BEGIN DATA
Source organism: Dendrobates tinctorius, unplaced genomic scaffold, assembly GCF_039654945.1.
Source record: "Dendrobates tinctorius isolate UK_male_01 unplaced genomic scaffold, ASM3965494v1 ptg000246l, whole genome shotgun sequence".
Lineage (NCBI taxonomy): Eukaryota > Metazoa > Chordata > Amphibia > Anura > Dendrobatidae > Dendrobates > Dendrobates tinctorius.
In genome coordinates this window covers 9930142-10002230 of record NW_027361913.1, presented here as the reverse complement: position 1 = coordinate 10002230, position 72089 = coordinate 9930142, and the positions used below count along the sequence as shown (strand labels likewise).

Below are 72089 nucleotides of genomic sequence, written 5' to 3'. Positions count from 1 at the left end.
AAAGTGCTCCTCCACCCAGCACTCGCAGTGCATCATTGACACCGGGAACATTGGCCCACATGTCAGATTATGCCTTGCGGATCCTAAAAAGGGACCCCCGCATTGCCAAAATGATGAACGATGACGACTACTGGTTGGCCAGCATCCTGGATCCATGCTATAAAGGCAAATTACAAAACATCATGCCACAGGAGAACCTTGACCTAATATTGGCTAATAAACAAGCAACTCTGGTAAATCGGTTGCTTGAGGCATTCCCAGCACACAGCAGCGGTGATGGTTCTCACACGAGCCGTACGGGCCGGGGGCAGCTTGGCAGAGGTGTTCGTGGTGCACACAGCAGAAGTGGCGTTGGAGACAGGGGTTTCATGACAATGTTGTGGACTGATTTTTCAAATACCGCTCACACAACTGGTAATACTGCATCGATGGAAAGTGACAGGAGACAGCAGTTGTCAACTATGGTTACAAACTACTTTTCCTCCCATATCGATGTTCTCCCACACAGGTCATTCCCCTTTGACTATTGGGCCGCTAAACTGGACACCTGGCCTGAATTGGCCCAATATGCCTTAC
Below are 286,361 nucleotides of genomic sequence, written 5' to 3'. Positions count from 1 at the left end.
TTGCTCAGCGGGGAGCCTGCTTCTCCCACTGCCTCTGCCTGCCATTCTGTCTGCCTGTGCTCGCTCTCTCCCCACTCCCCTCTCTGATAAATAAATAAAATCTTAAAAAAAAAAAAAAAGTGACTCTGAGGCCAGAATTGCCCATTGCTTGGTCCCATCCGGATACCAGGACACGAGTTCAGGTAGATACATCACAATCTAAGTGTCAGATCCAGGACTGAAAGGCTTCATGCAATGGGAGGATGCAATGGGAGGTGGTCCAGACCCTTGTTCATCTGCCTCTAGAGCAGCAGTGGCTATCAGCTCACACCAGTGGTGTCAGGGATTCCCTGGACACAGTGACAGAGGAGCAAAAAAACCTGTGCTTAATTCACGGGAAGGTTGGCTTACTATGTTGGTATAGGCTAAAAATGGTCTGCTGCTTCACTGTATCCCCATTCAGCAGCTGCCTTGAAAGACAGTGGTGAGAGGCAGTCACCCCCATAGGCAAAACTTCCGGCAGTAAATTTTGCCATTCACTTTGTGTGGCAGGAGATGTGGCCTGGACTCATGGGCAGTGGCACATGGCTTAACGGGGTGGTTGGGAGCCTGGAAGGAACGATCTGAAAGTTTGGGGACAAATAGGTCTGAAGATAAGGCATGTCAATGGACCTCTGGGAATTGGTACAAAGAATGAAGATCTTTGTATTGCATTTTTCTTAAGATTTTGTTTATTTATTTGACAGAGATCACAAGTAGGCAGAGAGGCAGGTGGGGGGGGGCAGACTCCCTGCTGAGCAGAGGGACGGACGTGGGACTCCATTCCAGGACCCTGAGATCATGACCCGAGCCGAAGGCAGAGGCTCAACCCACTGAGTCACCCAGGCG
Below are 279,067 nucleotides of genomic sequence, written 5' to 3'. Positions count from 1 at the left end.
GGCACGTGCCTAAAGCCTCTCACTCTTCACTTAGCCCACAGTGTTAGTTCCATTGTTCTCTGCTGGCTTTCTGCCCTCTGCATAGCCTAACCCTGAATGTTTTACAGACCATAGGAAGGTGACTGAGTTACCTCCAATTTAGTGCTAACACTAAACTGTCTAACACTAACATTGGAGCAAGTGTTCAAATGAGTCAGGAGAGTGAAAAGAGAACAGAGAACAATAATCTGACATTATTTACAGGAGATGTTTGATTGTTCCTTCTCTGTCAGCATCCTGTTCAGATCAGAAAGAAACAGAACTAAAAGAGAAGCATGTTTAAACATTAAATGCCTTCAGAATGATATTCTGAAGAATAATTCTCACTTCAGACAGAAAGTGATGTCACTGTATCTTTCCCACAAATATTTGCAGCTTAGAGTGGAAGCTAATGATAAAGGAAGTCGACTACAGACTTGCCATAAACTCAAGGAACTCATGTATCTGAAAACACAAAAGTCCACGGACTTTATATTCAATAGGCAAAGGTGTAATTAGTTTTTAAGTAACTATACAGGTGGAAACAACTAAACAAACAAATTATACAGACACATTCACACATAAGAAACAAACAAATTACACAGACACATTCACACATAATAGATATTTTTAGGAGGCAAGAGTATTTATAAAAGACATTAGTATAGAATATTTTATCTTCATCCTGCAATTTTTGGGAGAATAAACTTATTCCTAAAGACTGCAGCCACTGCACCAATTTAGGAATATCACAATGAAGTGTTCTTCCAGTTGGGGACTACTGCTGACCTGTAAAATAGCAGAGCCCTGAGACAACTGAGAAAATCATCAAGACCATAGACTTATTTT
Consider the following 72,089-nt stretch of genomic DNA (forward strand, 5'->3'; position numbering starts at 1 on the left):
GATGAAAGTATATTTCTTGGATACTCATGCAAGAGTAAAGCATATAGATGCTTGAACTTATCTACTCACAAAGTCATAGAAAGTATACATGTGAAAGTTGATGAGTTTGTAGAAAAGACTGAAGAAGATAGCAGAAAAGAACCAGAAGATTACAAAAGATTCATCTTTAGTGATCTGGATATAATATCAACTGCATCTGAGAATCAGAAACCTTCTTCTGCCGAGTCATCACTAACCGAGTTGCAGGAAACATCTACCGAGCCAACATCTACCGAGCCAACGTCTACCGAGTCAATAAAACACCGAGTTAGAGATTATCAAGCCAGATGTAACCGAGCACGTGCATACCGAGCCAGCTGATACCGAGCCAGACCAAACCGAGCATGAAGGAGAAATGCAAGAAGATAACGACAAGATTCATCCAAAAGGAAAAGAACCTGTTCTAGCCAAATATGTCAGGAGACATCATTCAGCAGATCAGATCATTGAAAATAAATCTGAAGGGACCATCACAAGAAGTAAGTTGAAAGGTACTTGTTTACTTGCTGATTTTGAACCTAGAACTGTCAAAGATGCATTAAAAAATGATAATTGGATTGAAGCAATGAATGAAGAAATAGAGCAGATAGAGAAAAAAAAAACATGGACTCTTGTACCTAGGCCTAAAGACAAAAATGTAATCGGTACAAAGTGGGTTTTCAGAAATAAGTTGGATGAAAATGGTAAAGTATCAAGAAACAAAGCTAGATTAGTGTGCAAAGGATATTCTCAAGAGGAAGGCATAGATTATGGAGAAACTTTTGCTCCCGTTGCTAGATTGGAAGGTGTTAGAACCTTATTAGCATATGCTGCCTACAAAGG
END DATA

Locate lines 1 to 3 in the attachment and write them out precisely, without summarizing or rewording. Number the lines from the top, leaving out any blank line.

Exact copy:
Source organism: Dendrobates tinctorius, unplaced genomic scaffold, assembly GCF_039654945.1.
Source record: "Dendrobates tinctorius isolate UK_male_01 unplaced genomic scaffold, ASM3965494v1 ptg000246l, whole genome shotgun sequence".
Lineage (NCBI taxonomy): Eukaryota > Metazoa > Chordata > Amphibia > Anura > Dendrobatidae > Dendrobates > Dendrobates tinctorius.